What are the risk factors for Lobular Carcinoma In-Situ?
Some of the risk factors for LCIS include:-
- a family history of breast cancer
- hormone replacement therapy (HRT) for menopause
- Age: the early 40’s for women is the mean age for LCIS
What can you do to prepare for your appointment?
There are a few simple things you can do to prepare for your doctor’s appointment:-
- write down any symptoms you may be experiencing
- take your medical history
- note your family history of breast cancer or any other type of cancer as well
- list of your medications
What are the tests and diagnoses of lobular carcinoma in situ?
LCIS may be present in one or both breasts, but it usually is not visible on a mammogram. Physicians most often discover LCIS as an incidental finding when you have a biopsy done to evaluate some other area of concern in your breast.
Types of breast biopsy possibly necessary include:-
- fine-needle aspiration
- core needle biopsy
- surgical excision
What is the Treatment for Lobular Carcinoma in Situ?
There are three main approaches to treatment, these include:-
- careful observation and monitoring
- medication to reduce cancer risk (chemoprevention)
- breast cancer surgery
If you have a diagnosis of LCIS, your doctor may recommend more frequent exams to closely monitor your breasts for signs of cancer, these may include:-
- frequent self-exams
- clinical breast exams
- screening mammograms
- other imaging techniques such as MRI.
In addition, two selective estrogen receptor modulator (SERM) drugs may reduce the risk of invasive breast cancer. These medications are Tamoxifen or Raloxifene. You could also consider participating in a clinical trial as well, to explore any emerging, new therapy for preventing breast cancer.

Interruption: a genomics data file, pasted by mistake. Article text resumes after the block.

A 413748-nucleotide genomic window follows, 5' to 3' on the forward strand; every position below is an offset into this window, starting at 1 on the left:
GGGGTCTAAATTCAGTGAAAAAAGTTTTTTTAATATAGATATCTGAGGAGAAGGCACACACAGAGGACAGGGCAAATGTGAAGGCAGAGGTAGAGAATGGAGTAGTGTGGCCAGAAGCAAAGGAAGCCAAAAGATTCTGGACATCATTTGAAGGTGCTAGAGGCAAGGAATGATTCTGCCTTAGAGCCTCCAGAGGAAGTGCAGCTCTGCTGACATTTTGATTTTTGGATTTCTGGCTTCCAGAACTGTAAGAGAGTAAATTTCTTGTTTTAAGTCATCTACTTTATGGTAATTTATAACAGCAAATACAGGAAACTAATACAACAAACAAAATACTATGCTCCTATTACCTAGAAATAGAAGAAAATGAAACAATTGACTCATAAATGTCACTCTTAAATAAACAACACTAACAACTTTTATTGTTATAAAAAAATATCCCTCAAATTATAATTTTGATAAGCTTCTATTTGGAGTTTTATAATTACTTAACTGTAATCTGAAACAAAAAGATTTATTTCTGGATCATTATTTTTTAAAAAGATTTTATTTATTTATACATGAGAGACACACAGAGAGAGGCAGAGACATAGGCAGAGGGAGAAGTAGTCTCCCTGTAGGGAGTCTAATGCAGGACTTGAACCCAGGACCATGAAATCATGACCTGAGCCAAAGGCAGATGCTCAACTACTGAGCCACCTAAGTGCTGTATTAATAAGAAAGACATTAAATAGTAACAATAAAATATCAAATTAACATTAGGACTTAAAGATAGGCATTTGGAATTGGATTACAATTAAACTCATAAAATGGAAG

What are a few lifestyle and home remedies?
If your worried about your risk of breast cancer, steps to reduce your risk may be drinking alcohol in moderation (if at all), exercising most days of the week and maintaining a healthy weight.
- Lobular Carcinoma In-Situ and Invasive Lobular Carcinoma
- Treatment for Lobular Carcinoma In-Situ
- Lobular Neoplasia
- Lobular Hyperplasia and Lobular Neoplasia
- Full Index of ALL our Posts on Benign Breast Conditions
- Full Index of ALL our Articles on Breast Cancer Screening
Return to Homepage
- Kumar V, Abbas AK, Fausto N. Robbins and Cotran Pathologic Basis of Disease. Seventh Edition. Philadephia: Elsevier Saunders, 2005, p. 1123.
- Afonso N, Bouwman D (August 2008). “Lobular carcinoma in situ” Eur. J. Cancer Prev. 17 (4): 312–6.
- Page DL, Schuyler PA, DuPont WD, Jensen RA, Plummer WD Jr, Simpson JF. Atypical lobular hyperplasia as a unilateral predictor of breast cancer risk: a retrospective cohort study. Lancet 361:125, 2003.
- National Breast Cancer Centre. 2001. ‘Clinical practice guidelines for the management of early breast cancer:Second edition’. National Breast Cancer Centre, Camperdown,NSW
- Hlawatsch A, Teifke A, Schmidt M, Thelen M. Preoperative Assessment of Breast Cancer: Sonography Versus MR Imaging. AJR 2002; 179:1493-1501
- Liberman L, Morris EA, Kim CM, Kaplan JB, Abramson AF, Menell JH, Van Zee KJ, Dershaw DD. MR Imaging Findings in the Contralateral Breast of Women with Recently Diagnosed Breast Cancer. AJR 2003; 180:333-341.